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Washington, D.C. - Congressman Tom Emmer (R-MN) and Congresswoman Grace Meng (D-NY) have reintroduced the Grant Residency for Additional Doctors (GRAD) Act of 2017, legislation that would direct the State Department to streamline the visa approval process for international physicians who are scheduled to work at hospitals in the United States, many of them in rural and underserved areas that face severe doctor shortages.

Currently, foreign physicians scheduled to serve their residencies at American hospitals are encountering extremely long delays in obtaining J-1 visas from U.S. Embassies in their countries. These unnecessary holdups have resulted in major dilemmas for those doctors and the U.S. hospitals. In many instances, the delays have forced hospitals to withdraw offers from foreign physicians who had already accepted.

"I am pleased to work with Congresswoman Meng to improve access to care across the country,” said Congressman Emmer. “The GRAD Act takes steps to alleviate the physician shortage and address the J-1 visa backlog currently plaguing our health care system. It also works to ensure our foreign service officers working at U.S. Embassies around the globe have adequate training to streamline and speed up the approval process, all while increasing government oversight. This legislation not only helps doctors complete their residencies in America, it will bring much needed relief to hospitals, particularly our underserved citizens like those in rural Minnesota who are in great need of care."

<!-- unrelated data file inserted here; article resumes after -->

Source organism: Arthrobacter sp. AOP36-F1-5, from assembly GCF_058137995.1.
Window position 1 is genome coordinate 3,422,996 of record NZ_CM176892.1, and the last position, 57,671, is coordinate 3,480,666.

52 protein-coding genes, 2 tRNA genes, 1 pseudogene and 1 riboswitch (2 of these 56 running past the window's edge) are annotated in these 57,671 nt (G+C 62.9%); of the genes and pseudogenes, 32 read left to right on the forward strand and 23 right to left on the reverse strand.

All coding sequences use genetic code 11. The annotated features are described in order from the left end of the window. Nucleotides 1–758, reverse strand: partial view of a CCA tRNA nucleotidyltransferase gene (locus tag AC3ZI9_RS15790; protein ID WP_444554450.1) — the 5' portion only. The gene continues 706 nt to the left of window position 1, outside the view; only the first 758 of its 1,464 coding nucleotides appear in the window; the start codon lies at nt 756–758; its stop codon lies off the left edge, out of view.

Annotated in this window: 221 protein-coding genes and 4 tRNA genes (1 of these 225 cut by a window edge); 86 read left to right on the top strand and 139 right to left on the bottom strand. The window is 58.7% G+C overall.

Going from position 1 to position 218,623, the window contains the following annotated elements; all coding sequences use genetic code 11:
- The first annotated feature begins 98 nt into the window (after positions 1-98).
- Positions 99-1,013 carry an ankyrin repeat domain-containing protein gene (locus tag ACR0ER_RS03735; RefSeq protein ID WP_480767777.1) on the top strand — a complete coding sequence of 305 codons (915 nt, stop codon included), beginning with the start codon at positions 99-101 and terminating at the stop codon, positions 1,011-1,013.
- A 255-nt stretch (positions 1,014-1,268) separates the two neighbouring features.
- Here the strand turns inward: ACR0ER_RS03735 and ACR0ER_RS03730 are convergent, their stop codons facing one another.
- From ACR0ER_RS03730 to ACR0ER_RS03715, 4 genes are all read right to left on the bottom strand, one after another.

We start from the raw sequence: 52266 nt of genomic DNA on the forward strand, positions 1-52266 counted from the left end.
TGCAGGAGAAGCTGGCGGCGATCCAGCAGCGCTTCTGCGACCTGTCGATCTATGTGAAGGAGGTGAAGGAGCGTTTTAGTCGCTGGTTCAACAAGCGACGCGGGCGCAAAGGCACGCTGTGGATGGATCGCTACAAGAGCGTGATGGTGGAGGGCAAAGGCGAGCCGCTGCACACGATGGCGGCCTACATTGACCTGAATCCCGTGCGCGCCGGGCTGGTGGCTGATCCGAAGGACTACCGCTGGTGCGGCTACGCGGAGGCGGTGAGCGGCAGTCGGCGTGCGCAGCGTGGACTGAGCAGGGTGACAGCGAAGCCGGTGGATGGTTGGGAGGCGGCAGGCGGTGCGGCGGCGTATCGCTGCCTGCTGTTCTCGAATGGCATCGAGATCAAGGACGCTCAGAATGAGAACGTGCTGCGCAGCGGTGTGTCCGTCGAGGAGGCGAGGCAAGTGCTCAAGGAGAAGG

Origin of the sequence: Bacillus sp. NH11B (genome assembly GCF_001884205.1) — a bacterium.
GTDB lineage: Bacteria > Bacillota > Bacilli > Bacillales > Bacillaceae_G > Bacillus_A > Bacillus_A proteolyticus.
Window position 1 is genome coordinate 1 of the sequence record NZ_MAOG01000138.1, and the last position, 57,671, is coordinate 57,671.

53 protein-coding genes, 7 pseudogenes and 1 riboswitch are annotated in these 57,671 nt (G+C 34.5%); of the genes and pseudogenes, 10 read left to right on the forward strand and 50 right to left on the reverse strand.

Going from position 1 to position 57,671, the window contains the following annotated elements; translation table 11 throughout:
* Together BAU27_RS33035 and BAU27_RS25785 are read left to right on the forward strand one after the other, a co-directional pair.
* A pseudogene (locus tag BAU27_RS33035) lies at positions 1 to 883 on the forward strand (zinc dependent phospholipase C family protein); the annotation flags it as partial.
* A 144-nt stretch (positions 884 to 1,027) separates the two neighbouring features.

“The excessive delays in the visa approval process for foreign doctors are only making our country’s doctor shortages even worse,” said Congresswoman Meng. “There are many underserved communities that count on foreign doctors to fill critical positions in their hospitals, and the visa approval process can prevent these doctors from helping people in need of medical care. But this is a problem with a simple solution. Let’s remove the unnecessary barriers that prevent foreign physicians from receiving their visas on time.”

Emmer and Meng's bill would require the Secretary of State to designate a State Department officer or employee to facilitate the expedited review of J-1 visa applicants slated to travel to the U.S for graduate medical education or training. The measure would also require that the expedited review be the sole responsibility of this officer or employee from March to June, since the majority of residency programs begin each July. In addition, the legislation would mandate that Foreign Service officers at relevant embassies receive training related to medical graduates and medical graduate programs.

The J-1 is a temporary nonimmigrant visa that international physicians use to work in U.S. medical residency programs.